“What would you do if you were me?” This is a loaded question with a multitude of variables that can affect the decision and the answer.
If your patient is asking this question of you, remind him or her that in health care, the clinician strives to guide the person toward optimum health and disease prevention with the best quality of life.
I believe that the course of action an individual choses and what another person feels he or she should do are affected not just by the best course of treatment at the time but by personal morals as well. A patient cannot completely escape the beliefs that have been instilled throughout life. Therefore, it may be tricky for you as the provider to separate best medical advice from personal opinion.
Isn’t it true that clinicians do not make good patients, often refusing the advice that they so frequently give to others? With this being said, I can honestly say that sometimes I can easily tell the patient what I would do if it were me, and other times the answer is very convoluted.
Consider this example: A mother is worried about giving her child an antibiotic for a streptococcal pharyngitis infection because the child has never taken antibiotics before. If this were my child I would, without a doubt, use the antibiotic. The risks of not treating with an antibiotic are too severe for me to chance with my child. So, in that scenario, stating what I would do is a no-brainer.
However, this is a relatively bland application of the question, “What would you do if you were me?” If my patient asked me this question because he or she had been given a diagnosis of a debilitating or terminal illness, my answer would not come so quickly or easily.
Many factors come into play for the patient who is confronting a lifetime of illness or the possibility of death in the near future:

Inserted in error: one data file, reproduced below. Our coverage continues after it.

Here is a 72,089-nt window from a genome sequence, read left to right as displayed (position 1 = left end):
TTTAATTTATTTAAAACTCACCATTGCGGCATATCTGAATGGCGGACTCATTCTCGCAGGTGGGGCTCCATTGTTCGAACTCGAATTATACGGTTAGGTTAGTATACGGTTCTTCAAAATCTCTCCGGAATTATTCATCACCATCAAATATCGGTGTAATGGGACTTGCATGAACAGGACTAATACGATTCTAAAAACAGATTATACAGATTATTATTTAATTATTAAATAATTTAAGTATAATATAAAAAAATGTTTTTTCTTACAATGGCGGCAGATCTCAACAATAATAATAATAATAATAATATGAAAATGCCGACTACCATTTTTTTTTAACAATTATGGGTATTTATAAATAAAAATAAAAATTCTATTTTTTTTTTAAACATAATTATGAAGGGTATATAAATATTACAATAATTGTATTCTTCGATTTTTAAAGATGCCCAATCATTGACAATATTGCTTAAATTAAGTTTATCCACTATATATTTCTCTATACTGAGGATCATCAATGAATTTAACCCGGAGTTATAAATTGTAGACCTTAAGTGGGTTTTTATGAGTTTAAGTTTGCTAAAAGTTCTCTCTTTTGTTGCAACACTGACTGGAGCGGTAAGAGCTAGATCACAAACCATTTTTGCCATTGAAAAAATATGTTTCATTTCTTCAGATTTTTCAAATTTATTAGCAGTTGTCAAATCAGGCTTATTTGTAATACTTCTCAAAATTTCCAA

- Would the disease have an impact on my physical or psychological well-being?
- Do I have a support system?
- Are my children grown?
- Do I have the financial means for the best treatment options?
The place where a person is in life upon receiving critical health news plays a great role in deciding how to move forward. I’m sure there have been cases in which the health-care provider has looked into radical treatment options for a patient who has been told he or she has little time left, only for the patient to decide to accept whatever the future holds without enlisting any extreme measures.
Such radical treatments may be what that particular health-care provider would choose for himself or herself; other clinicians might decide to live out what time is left with a focus on quality rather than on quantity.
Some health-care issues may be simple or cut-and-dried, whereas others may require both the provider and the patient to do research, think over the options and discuss the possibilities with others. Whatever decision the patient makes, the clinician should remain neutral and unbiased.
Providing the necessary information regarding all possible treatments and outcomes available while allowing the patient to come to his or her own decision about the most appropriate course of action is the best care a clinician can offer to someone who is facing a significant medical issue.
Although it may be difficult to keep your personal feelings out if it, be sure to remember these factors when your patient asks you the question, “What would you do?”